verb (used without object)
verb (used with object)
- to act without control or restraint: The neighbors let their children run riot.
- to grow luxuriantly or abundantly: Crab grass is running riot in our lawn.
Origin of riot
Synonyms for riot
Related Words for riotturmoil, disturbance, brawl, strife, uproar, protest, storm, turbulence, lawlessness, trouble, anarchy, panic, rampage, burst, ruckus, scene, hassle, racket, free-for-all, flap
Examples from the Web for riot
Contemporary Examples of riot
They made one last charge for the airport, and when the riot police blocked them again a melee ensued.
Riot police eventually converged from the flanks, hundreds at first, then hundreds more, with shields and batons.
The riot police advanced on the crowd and the crowd gave some ground but did not retreat.
A battalion of riot police armed with shotguns arrived on the scene.Honoring The Late John Doar, A Nearly Forgotten Hero Of The Civil Rights Era
November 15, 2014
When the vote was announced and people were informed that MPs had voted against gay equality, there was a riot.The Queer Genius of Film Director Derek Jarman
November 1, 2014
Historical Examples of riot
The riot had now changed into open mutiny among these marshmen and miners.Micah Clarke
Arthur Conan Doyle
This man was Hugh; and in every part of the riot, he was seen.Barnaby Rudge
There was a riot in the streets; in one house the poison cup was ready.Things as They Are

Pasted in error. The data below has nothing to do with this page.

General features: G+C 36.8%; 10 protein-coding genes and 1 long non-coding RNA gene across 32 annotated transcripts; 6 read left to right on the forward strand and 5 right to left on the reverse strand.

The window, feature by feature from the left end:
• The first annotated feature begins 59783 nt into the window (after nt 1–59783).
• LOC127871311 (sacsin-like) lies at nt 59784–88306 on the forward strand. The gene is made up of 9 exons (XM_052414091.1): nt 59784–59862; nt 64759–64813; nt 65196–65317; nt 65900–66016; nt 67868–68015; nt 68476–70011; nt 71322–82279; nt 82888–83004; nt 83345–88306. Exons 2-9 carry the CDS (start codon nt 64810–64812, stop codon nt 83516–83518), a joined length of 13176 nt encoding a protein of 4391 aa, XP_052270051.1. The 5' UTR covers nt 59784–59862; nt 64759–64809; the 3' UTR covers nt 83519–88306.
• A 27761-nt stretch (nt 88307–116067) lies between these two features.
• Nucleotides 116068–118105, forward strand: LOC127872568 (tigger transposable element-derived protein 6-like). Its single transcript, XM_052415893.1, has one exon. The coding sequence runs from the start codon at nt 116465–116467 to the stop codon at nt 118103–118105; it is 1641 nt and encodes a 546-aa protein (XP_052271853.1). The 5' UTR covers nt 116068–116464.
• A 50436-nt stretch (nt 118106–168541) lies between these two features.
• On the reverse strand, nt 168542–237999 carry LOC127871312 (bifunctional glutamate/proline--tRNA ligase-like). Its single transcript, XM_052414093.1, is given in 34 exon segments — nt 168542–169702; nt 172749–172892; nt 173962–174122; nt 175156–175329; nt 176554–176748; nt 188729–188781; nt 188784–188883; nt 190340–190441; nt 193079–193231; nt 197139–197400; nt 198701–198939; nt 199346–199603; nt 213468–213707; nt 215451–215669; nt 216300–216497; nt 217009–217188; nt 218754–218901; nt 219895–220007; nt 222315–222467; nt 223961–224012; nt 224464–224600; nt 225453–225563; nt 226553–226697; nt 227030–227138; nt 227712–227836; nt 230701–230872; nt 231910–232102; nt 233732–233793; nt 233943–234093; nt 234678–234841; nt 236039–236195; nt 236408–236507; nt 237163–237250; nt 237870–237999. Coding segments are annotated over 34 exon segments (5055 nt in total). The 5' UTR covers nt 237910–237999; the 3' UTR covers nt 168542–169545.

I believe you'd raise a riot in the cemetry if you were dead, you would.The Universal Reciter
It were blasphemy to call this riot the desire for progress for the masses.Blood and Iron
John Hubert Greusel
- a disturbance made by an unruly mob or (in law) three or more persons; tumult or uproar
- (as modifier)a riot gun; riot police; a riot shield
- to behave wildly and without restraint
- (of plants) to grow rankly or profusely
Word Origin for riot
c.1200, "debauchery, extravagance, wanton living," from Old French riote (12c.) "dispute, quarrel, (tedious) talk, chattering, argument, domestic strife," also a euphemism for "sexual intercourse," of uncertain origin. Cf. Medieval Latin riota "quarrel, dispute, uproar, riot." Perhaps from Latin rugire "to roar." Meaning "public disturbance" is first recorded late 14c. Meaning "something spectacularly successful" first recorded 1909 in theater slang.
Run riot is first recorded 1520s, a metaphoric extension from Middle English meaning in reference to hounds following the wrong scent. The Riot Act, part of which must be read to a mob before active measures can be taken, was passed 1714 (1 Geo. I, st.2, c.5). Riot girl and alternative form riot grrl first recorded 1992.
see read the riot act; run amok (riot).